If you know anyone who has trouble with this English language point, why not help them out! Just share this lesson with them. Thanks for studying today!

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Do you want to learn 365 American English Idioms? Get my book. You can download it below (a pdf) or get it for your mobile device or in paperback @ Amazon!

 

Check out my eBooks & Paperbacks @ Amazon.com  ►► Get my FREE iPhone / iPad APP  ►► eBooks on iTunes  ►► eBooks on Google Play  ►► eBooks on Kobo for Sony Reader ►►

84 – Hard vs. Hardly – Confusing English Words Lesson

84 - Hard vs. Hardly - Confusing English Words Lesson

It was hard to eat the dessert because….

Hard & hardly are two English words that are often confusing to use for a lot of English learners. Hard is both an adjective and an adverb, and then we have hardly, which is also an adverb. For today’s English lesson, I’m going to show you how to use hard & hardly in your English conversations and writing.
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Here are the example sentences:

Many adjectives have a corresponding adverb form:
Tommy is a quick runner…Tommy runs quickly.
Jane is a beautiful dancer….She dances beautifully.
Jack is a slow worker….He works slowly.
Hard as an adjective (1):
The sofa is soft, but the table is hard.
The bread became hard because I forgot to put it in a plastic bag.
I think this steel is too hard to drill through.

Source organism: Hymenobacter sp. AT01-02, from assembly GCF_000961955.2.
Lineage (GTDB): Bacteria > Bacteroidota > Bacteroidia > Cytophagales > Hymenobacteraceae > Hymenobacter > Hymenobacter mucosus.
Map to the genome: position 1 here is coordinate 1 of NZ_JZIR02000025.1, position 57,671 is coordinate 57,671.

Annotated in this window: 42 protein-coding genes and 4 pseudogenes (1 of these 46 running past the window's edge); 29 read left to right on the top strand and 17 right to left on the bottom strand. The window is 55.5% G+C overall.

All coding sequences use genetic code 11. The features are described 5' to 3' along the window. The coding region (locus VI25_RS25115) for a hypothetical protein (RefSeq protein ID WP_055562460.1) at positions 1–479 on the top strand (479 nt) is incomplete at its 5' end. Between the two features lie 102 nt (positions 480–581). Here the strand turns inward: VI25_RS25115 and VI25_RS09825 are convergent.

Hard as an adjective (2):
It was a hard exam, but I was able to get a good score.
Having a pet is hard, but I love my dog.
Jack’s wife was cheating on him. That’s a hard situation to deal with.

Hard as an adverb:
It was raining hard all afternoon.
Nick works hard every day in his office.
If you study hard, you will be able to speak English well!

Hardly as an adverb:
Jack hardly worked at all today. Jack did almost no work, he barely worked.
I hardly studied for the exam. I barely studied, I only studied very little.
Jenny has the flu, so she hardly ate anything. She barely ate anything, she ate almost nothing.

Yesterday’s listening challenge answer:
  • Al mentioned that he ate very fresh squid, and then raw horse meat in Japan.
Today’s listening challenge:
  • Toward the end of today’s podcast, Michael talked about two guys and how they work. Which guy would you want to work with? Do you have anyone in your office like them?

If you know anyone who has trouble with this English language point, why not help them out! Just share this lesson with them. Thanks for studying today!

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Do you have question about English? Are you confused about something in English? Just click the Ask me a question button on the left side of the screen and record your message. I’ll answer all voice messages in a future podcast![/container] [/content_band]

Do you want to learn 365 American English Idioms? Get my book. You can download it below (a pdf) or get it for your mobile device or in paperback @ Amazon!

 

Check out my eBooks & Paperbacks @ Amazon.com  ►► Get my FREE iPhone / iPad APP  ►► eBooks on iTunes  ►► eBooks on Google Play  ►► eBooks on Kobo for Sony Reader ►►